Hooman Majd writes: The ransacking of the British embassy capped an annus horribilis for the Iranian leadership. Throughout the year, the supreme leader, Ayatollah Ali Khamenei, Ahmadinejad, and every politician in between have seemingly been at odds with each other over just about every possible matter of state. The result is an uncertainty and nervousness among officials, and a kind of political paralysis in which it has become hard for people to know exactly who is in charge, or even whom to blame for policy gone bad. But it was also a terrible year for the Iranian people. They are baffled by the West’s approach to dealing with their country’s nuclear program — the stated aim is a change in policy, but the result is only general hardship. Big-city dwellers complain about rampant inflation, a strangled economy, and general inconvenience on a daily basis.
On the street, nowhere is the impact more evident than at any one of the many foreign exchange bureaus where Iranians gather to monitor the flat screens that show the almost minute-by-minute slide in the rial. Men and women gather at the kiosks to buy dollars as a hedge against crippling inflation; many think that the government will soon run out of greenbacks as international sanctions clinch Iranian banks. The country’s financial culture is cash — there are no credit cards — and the government routinely pumps hundred-dollar bills into circulation in an effort to keep the currency stable. The strategy has backfired. By the end of last year, confidence that the regime could withstand international financial pressure — particularly after the British government cut all financial ties with Tehran — had sunk to an all-time low.
By December, escalating talk of military strikes, promoted by respectable Western and Israeli politicians, analysts, and commentators — in the pages of this journal, too — raised anxieties in Tehran to a level not witnessed in many years. In years past, war over the nuclear program had always been the subject of chatter in Iran, but few took it very seriously. In fact, if war came up in ordinary conversation, it was mentioned jokingly. In December, however, my optician, an older Isfahani with a wry sense of humor who hosts a salon of sorts with locals every evening in his shop, captured the mood of the city when he said of the worry over a coming war, “You can smell it,” he said. “This time, you can smell it.”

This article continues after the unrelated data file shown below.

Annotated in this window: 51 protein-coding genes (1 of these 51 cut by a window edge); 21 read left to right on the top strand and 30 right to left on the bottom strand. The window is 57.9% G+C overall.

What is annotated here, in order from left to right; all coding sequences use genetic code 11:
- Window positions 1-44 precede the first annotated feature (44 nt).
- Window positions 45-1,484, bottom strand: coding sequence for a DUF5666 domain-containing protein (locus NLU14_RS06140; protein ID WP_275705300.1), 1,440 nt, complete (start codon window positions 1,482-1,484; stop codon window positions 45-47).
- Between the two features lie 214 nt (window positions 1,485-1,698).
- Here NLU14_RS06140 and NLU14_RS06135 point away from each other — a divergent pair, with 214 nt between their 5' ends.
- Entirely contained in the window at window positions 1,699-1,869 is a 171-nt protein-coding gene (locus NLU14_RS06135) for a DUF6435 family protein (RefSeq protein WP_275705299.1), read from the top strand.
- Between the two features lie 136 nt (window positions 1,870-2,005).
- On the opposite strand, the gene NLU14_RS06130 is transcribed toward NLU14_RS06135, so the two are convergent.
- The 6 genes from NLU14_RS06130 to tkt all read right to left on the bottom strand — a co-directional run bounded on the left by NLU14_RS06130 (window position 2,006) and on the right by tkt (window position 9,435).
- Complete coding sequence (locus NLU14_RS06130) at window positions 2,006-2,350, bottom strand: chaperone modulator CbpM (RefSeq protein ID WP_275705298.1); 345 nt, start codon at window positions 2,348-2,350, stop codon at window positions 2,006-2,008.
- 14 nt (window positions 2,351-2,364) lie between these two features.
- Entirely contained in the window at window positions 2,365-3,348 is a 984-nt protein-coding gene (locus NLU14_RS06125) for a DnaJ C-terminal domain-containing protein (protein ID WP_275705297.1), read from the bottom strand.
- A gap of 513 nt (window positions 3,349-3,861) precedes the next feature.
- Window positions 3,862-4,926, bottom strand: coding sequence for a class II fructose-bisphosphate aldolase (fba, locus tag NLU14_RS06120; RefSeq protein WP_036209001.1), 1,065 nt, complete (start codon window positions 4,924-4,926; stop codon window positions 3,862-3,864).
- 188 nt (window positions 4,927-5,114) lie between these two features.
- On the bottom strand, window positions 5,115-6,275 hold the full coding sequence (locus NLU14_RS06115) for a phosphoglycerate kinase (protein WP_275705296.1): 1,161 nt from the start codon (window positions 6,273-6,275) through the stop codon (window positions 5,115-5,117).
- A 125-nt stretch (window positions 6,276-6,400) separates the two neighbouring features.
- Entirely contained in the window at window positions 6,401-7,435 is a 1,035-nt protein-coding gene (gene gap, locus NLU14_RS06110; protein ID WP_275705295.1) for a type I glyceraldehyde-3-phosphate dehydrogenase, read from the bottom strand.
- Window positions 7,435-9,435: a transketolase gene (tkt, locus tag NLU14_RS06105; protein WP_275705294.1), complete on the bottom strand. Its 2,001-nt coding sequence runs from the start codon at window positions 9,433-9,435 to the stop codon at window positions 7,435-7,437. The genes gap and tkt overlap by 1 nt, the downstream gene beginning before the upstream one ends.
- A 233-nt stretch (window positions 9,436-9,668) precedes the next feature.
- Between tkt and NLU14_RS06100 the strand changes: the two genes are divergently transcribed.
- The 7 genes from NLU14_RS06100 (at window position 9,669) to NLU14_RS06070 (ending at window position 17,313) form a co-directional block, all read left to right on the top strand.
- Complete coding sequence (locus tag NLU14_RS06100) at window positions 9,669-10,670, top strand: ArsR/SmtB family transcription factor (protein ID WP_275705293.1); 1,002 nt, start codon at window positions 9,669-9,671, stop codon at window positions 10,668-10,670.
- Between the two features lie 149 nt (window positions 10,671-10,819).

If you live in Iran it is hard to imagine what the West, particularly the United States, is trying to accomplish. No one doubts that Israeli and Western operators are behind recent assassinations of nuclear scientists on the streets of Tehran. And the sudden frequency of “accidents” at various factories and Revolutionary Guards bases (which a majority — their government’s denial notwithstanding — also believe are the work of foreign agencies) has done nothing to change the minds of either government officials or the general public about the nuclear program.
Few in Iran believe that the nuclear program is a quest for a Shia bomb to obliterate Israel once and for all. No, the Iranian people, from my greengrocer to college students who resent their government, still consider the nuclear question in generally nationalistic terms. The particular regime in power is of passing relevance. So sanctioning Iran’s central bank and embargoing Iranian oil, tactics the White House may be using as a way to avoid having to make a decision for war, will neither change minds in Tehran nor do much of anything besides bring more pain to ordinary Iranians. And making life difficult for them has not, so far, resulted in their rising up to overthrow the autocratic regime, as some might have hoped in Washington or London.